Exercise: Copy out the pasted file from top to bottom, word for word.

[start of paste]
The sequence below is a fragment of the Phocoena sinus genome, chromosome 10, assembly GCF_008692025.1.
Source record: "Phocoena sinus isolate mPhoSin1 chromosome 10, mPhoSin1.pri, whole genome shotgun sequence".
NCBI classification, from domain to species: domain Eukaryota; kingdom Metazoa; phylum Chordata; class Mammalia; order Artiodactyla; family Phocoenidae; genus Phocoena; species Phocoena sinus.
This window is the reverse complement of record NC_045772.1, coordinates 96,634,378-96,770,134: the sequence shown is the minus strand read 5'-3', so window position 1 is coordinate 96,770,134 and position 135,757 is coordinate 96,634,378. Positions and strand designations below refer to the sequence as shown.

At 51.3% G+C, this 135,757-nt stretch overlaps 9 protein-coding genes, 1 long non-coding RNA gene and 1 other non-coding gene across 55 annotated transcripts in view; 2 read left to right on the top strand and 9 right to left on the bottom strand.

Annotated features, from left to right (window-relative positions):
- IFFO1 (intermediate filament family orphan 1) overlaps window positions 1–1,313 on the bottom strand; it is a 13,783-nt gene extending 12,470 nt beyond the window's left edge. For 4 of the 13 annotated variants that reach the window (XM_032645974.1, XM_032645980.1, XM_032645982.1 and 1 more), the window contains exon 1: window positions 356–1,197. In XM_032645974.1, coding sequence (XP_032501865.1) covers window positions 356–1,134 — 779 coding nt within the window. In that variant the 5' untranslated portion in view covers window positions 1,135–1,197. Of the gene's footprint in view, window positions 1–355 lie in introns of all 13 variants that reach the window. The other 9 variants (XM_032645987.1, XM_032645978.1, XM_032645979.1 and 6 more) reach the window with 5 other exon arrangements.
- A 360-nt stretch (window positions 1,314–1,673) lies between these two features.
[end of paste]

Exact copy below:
The sequence below is a fragment of the Phocoena sinus genome, chromosome 10, assembly GCF_008692025.1.
Source record: "Phocoena sinus isolate mPhoSin1 chromosome 10, mPhoSin1.pri, whole genome shotgun sequence".
NCBI classification, from domain to species: domain Eukaryota; kingdom Metazoa; phylum Chordata; class Mammalia; order Artiodactyla; family Phocoenidae; genus Phocoena; species Phocoena sinus.
This window is the reverse complement of record NC_045772.1, coordinates 96,634,378-96,770,134: the sequence shown is the minus strand read 5'-3', so window position 1 is coordinate 96,770,134 and position 135,757 is coordinate 96,634,378. Positions and strand designations below refer to the sequence as shown.

At 51.3% G+C, this 135,757-nt stretch overlaps 9 protein-coding genes, 1 long non-coding RNA gene and 1 other non-coding gene across 55 annotated transcripts in view; 2 read left to right on the top strand and 9 right to left on the bottom strand.

Annotated features, from left to right (window-relative positions):
- IFFO1 (intermediate filament family orphan 1) overlaps window positions 1–1,313 on the bottom strand; it is a 13,783-nt gene extending 12,470 nt beyond the window's left edge. For 4 of the 13 annotated variants that reach the window (XM_032645974.1, XM_032645980.1, XM_032645982.1 and 1 more), the window contains exon 1: window positions 356–1,197. In XM_032645974.1, coding sequence (XP_032501865.1) covers window positions 356–1,134 — 779 coding nt within the window. In that variant the 5' untranslated portion in view covers window positions 1,135–1,197. Of the gene's footprint in view, window positions 1–355 lie in introns of all 13 variants that reach the window. The other 9 variants (XM_032645987.1, XM_032645978.1, XM_032645979.1 and 6 more) reach the window with 5 other exon arrangements.
- A 360-nt stretch (window positions 1,314–1,673) lies between these two features.